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Well-meaning but hasty comments add to caregiver's heavy load

Carol Bradley Bursack, Forum columnist Michael Vosburg / Forum Photo Editor

Dear Carol: I am caring for both of my parents who are over 90. Mom has Alzheimer's. Dad tries to help, but he's limited in what he can do. Frankly, some days I feel limited as well. I'm so exhausted all the time that I can't even enjoy my grandchildren. I know that I need more outside help, and maybe even need to change our living arrangements, so I'm looking into that. What spurred me to write to you, though, was that people who were caregivers, but whose parents are long deceased, will say to me, "At least you still have your parents." This happens even if I just sigh or say that I'm tired. What's with these people? I believe that they are now glamorizing what they did. I'm sure they miss their parents, but I think it's the parents they had before illness took over who they miss. Their comments make me feel hurt and guilty. Do they know what they are doing? — OP

Dear OP: Your feelings are valid. I, too, become frustrated when I hear people admonish a caregiver in the trenches with the comment, "At least you still have your parents." Yes, it's good to remember and honor our loved ones' lives as a whole, which includes their healthy years as well as the wonderful parts of caregiving. However, we also need to retain some realism and have compassion for the active caregiver.

The people making these comments seem to either have short memories or else they feel guilty about implying anything negative about their lives as caregivers. They aren't necessarily unkind people, and I don't believe they mean to be hurtful, but their comments can come across as judgmental and thoughtless to someone seeking an understanding ear.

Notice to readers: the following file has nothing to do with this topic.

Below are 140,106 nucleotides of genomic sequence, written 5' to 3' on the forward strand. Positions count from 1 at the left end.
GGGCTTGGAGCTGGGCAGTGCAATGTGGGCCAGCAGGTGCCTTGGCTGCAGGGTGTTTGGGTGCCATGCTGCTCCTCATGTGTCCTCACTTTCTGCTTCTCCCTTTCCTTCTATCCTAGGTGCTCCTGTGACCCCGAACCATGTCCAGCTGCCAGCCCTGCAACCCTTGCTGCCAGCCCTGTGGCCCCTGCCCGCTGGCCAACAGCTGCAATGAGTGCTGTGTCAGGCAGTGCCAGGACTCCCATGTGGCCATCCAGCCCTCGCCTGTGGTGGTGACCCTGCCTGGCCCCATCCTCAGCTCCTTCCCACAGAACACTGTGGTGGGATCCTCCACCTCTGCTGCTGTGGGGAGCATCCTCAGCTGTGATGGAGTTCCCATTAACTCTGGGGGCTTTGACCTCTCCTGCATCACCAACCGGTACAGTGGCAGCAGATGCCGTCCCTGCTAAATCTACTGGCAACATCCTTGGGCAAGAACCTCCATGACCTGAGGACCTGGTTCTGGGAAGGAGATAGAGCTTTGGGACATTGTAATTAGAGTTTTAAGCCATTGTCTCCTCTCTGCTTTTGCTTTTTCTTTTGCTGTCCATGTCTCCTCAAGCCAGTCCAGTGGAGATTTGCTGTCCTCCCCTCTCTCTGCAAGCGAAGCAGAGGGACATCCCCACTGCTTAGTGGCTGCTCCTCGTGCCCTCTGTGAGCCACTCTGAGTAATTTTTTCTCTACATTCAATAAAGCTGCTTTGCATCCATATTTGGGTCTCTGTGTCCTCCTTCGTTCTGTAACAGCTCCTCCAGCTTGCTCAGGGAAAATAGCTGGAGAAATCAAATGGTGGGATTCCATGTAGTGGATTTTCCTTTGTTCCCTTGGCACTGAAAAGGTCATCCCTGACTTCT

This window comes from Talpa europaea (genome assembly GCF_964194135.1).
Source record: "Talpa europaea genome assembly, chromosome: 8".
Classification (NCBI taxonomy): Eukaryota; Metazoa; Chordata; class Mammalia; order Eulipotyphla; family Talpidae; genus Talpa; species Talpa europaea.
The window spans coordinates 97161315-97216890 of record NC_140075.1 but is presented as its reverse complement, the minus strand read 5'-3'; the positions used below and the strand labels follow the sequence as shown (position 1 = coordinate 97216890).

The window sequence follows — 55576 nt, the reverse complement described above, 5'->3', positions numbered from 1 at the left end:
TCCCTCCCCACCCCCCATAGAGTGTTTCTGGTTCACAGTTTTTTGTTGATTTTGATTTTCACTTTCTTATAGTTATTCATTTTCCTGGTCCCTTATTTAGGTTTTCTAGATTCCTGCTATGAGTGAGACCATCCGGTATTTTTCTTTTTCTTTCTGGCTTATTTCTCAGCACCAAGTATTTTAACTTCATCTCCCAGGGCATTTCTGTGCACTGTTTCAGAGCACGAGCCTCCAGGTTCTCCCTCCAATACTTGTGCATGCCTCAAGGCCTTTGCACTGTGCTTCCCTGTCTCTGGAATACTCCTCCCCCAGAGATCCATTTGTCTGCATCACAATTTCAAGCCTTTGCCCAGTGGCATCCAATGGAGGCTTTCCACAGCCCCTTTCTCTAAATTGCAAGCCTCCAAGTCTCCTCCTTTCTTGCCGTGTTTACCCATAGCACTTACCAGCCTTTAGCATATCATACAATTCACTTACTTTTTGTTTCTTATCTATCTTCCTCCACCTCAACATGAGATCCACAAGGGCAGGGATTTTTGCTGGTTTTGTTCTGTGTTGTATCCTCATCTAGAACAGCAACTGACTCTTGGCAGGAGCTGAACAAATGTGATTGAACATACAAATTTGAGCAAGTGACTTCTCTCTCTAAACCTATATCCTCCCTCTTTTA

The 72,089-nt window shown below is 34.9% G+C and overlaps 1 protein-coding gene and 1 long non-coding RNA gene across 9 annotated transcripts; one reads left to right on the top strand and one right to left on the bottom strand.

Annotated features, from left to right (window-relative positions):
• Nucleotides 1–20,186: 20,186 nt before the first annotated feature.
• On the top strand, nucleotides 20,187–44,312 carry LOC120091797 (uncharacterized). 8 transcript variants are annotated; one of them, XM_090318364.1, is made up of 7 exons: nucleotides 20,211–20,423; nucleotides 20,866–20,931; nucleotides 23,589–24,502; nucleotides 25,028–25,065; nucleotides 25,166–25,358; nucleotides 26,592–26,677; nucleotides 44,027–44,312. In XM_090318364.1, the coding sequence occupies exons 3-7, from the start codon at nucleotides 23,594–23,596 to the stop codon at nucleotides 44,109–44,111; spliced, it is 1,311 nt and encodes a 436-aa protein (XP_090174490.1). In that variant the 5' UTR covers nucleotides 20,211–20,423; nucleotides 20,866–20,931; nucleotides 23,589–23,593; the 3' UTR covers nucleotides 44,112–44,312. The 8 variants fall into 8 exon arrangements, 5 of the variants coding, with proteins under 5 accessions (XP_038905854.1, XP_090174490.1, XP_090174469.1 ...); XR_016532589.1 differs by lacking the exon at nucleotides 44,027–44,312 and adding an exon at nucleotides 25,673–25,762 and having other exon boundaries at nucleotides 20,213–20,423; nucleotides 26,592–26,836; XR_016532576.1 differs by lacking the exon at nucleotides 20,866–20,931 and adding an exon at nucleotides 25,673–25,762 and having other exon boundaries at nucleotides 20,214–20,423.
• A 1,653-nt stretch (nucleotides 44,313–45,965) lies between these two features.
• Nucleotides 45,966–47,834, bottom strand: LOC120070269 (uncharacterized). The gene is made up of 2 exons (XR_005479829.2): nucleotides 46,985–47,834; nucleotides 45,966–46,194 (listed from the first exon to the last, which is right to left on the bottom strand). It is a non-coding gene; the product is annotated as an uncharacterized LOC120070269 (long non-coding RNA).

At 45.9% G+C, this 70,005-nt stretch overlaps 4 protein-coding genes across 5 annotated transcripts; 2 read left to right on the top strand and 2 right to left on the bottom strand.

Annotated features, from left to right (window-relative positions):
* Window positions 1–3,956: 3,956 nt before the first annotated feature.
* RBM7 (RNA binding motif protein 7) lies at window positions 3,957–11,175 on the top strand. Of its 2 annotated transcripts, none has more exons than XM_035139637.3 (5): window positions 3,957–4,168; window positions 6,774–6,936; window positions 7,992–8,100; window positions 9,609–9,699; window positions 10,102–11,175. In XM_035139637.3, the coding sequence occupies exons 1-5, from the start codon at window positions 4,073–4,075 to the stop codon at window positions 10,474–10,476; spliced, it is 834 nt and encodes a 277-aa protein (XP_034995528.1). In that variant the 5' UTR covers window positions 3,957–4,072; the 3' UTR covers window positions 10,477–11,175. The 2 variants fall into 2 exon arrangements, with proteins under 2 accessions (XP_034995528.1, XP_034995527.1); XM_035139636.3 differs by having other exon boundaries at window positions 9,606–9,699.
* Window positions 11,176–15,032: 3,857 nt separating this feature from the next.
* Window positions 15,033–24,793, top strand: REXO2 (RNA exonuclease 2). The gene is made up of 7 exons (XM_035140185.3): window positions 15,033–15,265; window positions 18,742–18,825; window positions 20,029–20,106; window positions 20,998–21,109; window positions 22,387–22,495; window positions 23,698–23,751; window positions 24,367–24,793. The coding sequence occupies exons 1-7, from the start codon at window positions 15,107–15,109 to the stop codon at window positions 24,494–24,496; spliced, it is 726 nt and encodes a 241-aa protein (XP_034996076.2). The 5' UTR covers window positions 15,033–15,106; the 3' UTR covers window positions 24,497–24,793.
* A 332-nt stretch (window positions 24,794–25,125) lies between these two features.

The fact that your parents are in their 90s indicates that you are probably a senior yourself and have been a caregiver longer into your own senior years than the people who have been sharing their opinions.

Now is when you should be enjoying your grandchildren and taking better care of yourself, physically and mentally. That means lowering your stress levels. Changes are not only advisable, but necessary.

You love your parents or you wouldn't be doing so much for them, but we all have limits and it's obvious that you are reaching yours. I'm encouraged that you are looking for outside help and/or different living arrangements. If you make this significant change, and also find an online or in-person support group where you can be understood, I think that your life will improve overall. Two well-moderated groups are Caregivers Action Network (CAN) at and the Caregiver Alliance at

When you're in a better place emotionally, you'll likely be able to let such comments go without allowing other people's attitudes and words make you feel hurt and guilty. A simple response such as, "Yes, that's true. I'm sorry for your loss," should end the conversation.

Carol Bradley Bursack is a veteran caregiver and an established columnist. She is also a blogger, and the author of Minding Our Elders: Caregivers Share Their Personal Stories. Bradley Bursack hosts a website supporting caregivers and elders at She can be reached at